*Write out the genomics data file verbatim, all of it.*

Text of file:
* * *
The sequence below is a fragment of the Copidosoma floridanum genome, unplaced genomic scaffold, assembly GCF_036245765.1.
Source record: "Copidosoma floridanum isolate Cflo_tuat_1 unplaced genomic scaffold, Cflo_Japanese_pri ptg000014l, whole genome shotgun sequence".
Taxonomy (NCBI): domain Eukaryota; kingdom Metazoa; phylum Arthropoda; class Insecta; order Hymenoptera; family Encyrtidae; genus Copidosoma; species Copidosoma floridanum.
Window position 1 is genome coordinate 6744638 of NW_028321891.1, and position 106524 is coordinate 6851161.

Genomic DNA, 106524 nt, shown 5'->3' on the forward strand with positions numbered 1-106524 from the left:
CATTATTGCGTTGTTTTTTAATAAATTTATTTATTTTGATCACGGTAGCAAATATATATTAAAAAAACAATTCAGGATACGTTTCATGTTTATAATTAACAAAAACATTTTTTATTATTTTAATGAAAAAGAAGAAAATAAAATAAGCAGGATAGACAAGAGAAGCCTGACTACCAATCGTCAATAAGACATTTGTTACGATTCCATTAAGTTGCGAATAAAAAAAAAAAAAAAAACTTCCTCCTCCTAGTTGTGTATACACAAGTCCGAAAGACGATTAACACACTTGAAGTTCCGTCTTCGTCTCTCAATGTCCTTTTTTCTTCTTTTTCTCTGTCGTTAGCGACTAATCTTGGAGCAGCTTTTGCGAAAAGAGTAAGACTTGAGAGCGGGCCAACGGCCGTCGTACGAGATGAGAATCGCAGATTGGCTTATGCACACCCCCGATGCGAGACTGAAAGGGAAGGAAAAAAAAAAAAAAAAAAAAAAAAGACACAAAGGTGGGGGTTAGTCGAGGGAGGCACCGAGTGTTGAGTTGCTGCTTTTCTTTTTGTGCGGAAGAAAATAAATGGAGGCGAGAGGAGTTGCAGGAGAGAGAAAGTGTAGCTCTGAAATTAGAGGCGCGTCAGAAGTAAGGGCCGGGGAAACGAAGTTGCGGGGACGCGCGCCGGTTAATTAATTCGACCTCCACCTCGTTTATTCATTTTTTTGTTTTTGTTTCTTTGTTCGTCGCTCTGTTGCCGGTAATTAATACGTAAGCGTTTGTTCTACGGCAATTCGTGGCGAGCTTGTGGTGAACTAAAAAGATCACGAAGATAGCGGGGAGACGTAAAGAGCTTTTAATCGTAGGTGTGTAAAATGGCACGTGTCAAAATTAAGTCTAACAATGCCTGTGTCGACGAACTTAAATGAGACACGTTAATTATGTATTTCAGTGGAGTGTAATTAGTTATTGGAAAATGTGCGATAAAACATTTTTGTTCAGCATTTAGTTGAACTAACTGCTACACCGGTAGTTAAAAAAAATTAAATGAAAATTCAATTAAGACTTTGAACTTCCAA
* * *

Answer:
The sequence below is a fragment of the Copidosoma floridanum genome, unplaced genomic scaffold, assembly GCF_036245765.1.
Source record: "Copidosoma floridanum isolate Cflo_tuat_1 unplaced genomic scaffold, Cflo_Japanese_pri ptg000014l, whole genome shotgun sequence".
Taxonomy (NCBI): domain Eukaryota; kingdom Metazoa; phylum Arthropoda; class Insecta; order Hymenoptera; family Encyrtidae; genus Copidosoma; species Copidosoma floridanum.
Window position 1 is genome coordinate 6744638 of NW_028321891.1, and position 106524 is coordinate 6851161.

Genomic DNA, 106524 nt, shown 5'->3' on the forward strand with positions numbered 1-106524 from the left:
CATTATTGCGTTGTTTTTTAATAAATTTATTTATTTTGATCACGGTAGCAAATATATATTAAAAAAACAATTCAGGATACGTTTCATGTTTATAATTAACAAAAACATTTTTTATTATTTTAATGAAAAAGAAGAAAATAAAATAAGCAGGATAGACAAGAGAAGCCTGACTACCAATCGTCAATAAGACATTTGTTACGATTCCATTAAGTTGCGAATAAAAAAAAAAAAAAAAACTTCCTCCTCCTAGTTGTGTATACACAAGTCCGAAAGACGATTAACACACTTGAAGTTCCGTCTTCGTCTCTCAATGTCCTTTTTTCTTCTTTTTCTCTGTCGTTAGCGACTAATCTTGGAGCAGCTTTTGCGAAAAGAGTAAGACTTGAGAGCGGGCCAACGGCCGTCGTACGAGATGAGAATCGCAGATTGGCTTATGCACACCCCCGATGCGAGACTGAAAGGGAAGGAAAAAAAAAAAAAAAAAAAAAAAAGACACAAAGGTGGGGGTTAGTCGAGGGAGGCACCGAGTGTTGAGTTGCTGCTTTTCTTTTTGTGCGGAAGAAAATAAATGGAGGCGAGAGGAGTTGCAGGAGAGAGAAAGTGTAGCTCTGAAATTAGAGGCGCGTCAGAAGTAAGGGCCGGGGAAACGAAGTTGCGGGGACGCGCGCCGGTTAATTAATTCGACCTCCACCTCGTTTATTCATTTTTTTGTTTTTGTTTCTTTGTTCGTCGCTCTGTTGCCGGTAATTAATACGTAAGCGTTTGTTCTACGGCAATTCGTGGCGAGCTTGTGGTGAACTAAAAAGATCACGAAGATAGCGGGGAGACGTAAAGAGCTTTTAATCGTAGGTGTGTAAAATGGCACGTGTCAAAATTAAGTCTAACAATGCCTGTGTCGACGAACTTAAATGAGACACGTTAATTATGTATTTCAGTGGAGTGTAATTAGTTATTGGAAAATGTGCGATAAAACATTTTTGTTCAGCATTTAGTTGAACTAACTGCTACACCGGTAGTTAAAAAAAATTAAATGAAAATTCAATTAAGACTTTGAACTTCCAA